Craniosacral therapy (also called CST, also spelled CranioSacral bodywork or therapy) is an alternative medicine therapy used by osteopaths, massage therapists, naturopaths, and chiropractors.
A craniosacral therapy session involves the therapist placing their hands on the patient, which allows them to tune into what they call the craniosacral rhythm. The practitioner gently works with the spine and the skull and its cranial sutures, diaphragms, and fascia. In this way, the restrictions of nerve passages are eased, the movement of cerebrospinal fluid through the spinal cord is optimized, and misaligned bones are restored to their proper position. Craniosacral therapists use the therapy to treat mental stress, neck and back pain, migraines,TMJ Syndrome, and for chronic pain conditions such as fibromyalgia.
A typical craniosacral therapy session is performed with the client fully clothed, lying down with face up, and usually lasts about one hour. In the Upledger method of craniosacral therapy, a ten-step protocol serves as a general guideline, which includes (1) analyzing the base (existing) cranial rhythm, (2) creating a still point in that rhythm at the base of the skull, (3) rocking the sacrum, (4) lengthening the spine in the lumbar-sacral region, (5) addressing the pelvic, respiratory and thoracic diaphragms, (6) releasing the hyoid bone in the throat, and (7-10) addressing each one of the cranial bones. The practitioner may use discretion in using which steps are suitable for each client, and may or may not follow them in sequential order, with time restraints and the extent of trauma being factors.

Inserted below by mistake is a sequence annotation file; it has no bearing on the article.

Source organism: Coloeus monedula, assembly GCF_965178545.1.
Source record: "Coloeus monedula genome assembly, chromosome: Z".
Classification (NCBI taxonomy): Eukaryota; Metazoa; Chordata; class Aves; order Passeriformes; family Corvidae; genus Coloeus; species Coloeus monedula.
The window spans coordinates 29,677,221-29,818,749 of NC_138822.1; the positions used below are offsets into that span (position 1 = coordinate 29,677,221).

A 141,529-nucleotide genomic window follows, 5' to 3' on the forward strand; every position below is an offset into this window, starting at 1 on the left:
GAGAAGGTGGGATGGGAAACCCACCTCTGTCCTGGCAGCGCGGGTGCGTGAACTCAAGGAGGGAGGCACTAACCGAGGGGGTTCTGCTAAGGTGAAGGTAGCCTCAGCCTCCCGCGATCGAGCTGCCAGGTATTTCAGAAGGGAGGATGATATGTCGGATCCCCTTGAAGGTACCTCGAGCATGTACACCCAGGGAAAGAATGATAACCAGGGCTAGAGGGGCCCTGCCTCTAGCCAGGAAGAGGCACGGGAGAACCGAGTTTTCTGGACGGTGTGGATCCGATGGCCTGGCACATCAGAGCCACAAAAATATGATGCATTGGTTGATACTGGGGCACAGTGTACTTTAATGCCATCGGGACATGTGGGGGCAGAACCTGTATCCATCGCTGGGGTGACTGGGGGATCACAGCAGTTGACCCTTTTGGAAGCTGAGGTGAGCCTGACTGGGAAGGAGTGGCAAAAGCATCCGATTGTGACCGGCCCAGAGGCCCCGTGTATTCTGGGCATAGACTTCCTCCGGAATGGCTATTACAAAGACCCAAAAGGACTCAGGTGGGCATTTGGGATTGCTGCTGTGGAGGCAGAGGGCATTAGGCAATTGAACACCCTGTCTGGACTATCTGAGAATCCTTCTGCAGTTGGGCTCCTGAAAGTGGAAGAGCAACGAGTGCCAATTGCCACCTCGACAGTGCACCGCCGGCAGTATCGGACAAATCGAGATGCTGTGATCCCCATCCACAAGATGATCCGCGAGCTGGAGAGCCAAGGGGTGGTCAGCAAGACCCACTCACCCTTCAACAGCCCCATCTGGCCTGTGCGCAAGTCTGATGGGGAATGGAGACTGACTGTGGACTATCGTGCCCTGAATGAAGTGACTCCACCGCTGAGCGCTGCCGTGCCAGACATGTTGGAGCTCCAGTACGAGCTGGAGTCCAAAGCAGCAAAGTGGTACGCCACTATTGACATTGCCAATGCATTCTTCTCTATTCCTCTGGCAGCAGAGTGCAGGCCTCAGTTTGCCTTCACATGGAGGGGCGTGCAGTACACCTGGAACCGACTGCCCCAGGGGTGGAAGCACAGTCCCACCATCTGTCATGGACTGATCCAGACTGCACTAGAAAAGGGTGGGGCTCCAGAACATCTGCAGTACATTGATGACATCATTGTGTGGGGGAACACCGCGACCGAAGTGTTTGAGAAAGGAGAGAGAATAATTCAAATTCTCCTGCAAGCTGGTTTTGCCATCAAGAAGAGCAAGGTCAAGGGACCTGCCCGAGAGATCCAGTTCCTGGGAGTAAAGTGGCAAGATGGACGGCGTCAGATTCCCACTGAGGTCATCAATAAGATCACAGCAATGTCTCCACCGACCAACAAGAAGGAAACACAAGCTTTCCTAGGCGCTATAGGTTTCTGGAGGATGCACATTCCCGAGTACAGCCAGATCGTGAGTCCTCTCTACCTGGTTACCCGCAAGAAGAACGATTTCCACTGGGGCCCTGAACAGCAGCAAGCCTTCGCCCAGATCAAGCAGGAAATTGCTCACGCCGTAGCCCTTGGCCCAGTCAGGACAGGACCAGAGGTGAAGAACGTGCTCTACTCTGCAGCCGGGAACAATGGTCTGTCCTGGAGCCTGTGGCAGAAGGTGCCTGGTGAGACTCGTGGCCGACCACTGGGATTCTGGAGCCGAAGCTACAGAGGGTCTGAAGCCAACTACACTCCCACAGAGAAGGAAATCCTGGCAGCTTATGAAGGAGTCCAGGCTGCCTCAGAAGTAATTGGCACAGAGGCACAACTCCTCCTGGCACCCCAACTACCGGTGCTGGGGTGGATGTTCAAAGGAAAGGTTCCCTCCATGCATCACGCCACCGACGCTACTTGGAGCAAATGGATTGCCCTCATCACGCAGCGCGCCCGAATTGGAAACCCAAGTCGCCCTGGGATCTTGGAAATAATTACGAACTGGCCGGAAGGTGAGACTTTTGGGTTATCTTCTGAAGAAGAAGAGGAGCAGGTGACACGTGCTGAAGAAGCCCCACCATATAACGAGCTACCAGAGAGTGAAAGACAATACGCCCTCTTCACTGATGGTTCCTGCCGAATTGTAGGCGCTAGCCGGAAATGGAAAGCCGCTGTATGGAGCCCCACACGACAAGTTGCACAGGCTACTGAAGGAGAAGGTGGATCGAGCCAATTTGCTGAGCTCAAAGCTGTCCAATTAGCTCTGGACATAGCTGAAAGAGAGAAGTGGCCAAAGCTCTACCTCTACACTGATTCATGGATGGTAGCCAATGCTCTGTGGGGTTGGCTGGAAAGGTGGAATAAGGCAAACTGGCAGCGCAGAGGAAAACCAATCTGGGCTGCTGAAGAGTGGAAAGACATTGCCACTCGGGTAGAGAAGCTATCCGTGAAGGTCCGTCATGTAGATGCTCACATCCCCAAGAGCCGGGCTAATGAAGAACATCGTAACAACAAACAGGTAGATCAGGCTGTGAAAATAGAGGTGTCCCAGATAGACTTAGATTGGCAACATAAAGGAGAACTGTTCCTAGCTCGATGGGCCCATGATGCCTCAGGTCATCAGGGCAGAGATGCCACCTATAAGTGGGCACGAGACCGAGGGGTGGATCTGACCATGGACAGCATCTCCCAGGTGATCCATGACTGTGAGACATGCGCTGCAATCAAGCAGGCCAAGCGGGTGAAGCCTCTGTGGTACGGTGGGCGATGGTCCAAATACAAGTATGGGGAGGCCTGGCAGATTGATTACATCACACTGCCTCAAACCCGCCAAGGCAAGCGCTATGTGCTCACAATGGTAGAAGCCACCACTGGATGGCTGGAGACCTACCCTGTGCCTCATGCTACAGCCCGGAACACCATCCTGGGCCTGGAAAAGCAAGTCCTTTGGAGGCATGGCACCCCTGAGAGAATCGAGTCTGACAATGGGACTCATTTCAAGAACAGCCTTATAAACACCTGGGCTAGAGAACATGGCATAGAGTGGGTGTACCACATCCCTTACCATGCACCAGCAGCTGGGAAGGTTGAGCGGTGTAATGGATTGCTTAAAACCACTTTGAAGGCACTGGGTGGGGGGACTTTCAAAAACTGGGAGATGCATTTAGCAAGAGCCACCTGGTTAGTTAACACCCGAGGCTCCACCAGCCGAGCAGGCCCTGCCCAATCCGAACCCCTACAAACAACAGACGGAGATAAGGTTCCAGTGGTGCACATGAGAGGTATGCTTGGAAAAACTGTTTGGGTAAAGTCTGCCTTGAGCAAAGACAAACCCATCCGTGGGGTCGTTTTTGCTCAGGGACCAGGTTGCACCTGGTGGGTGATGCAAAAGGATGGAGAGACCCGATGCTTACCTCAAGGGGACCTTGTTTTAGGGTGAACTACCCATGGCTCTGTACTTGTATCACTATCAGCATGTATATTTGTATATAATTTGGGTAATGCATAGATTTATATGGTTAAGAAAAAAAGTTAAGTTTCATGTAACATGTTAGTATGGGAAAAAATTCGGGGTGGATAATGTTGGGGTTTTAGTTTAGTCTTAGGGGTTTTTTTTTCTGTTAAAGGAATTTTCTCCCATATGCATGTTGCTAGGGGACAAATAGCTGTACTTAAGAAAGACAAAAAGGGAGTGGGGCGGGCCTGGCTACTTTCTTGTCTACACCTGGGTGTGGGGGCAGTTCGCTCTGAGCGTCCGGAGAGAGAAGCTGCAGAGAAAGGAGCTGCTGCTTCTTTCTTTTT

The therapist places their hands lightly on the patient’s body, tuning in to the patient by ‘listening’ with their hands or, in Sutherland’s words, “with thinking fingers”. A practitioner’s feeling of being in tune with a patient is described as entrainment. Patients often report a sense of deep relaxation during and after the treatment session, and may feel light-headed. This is popularly associated with increases in endorphins, but research shows the effects may actually be brought about by the endocannabinoid system.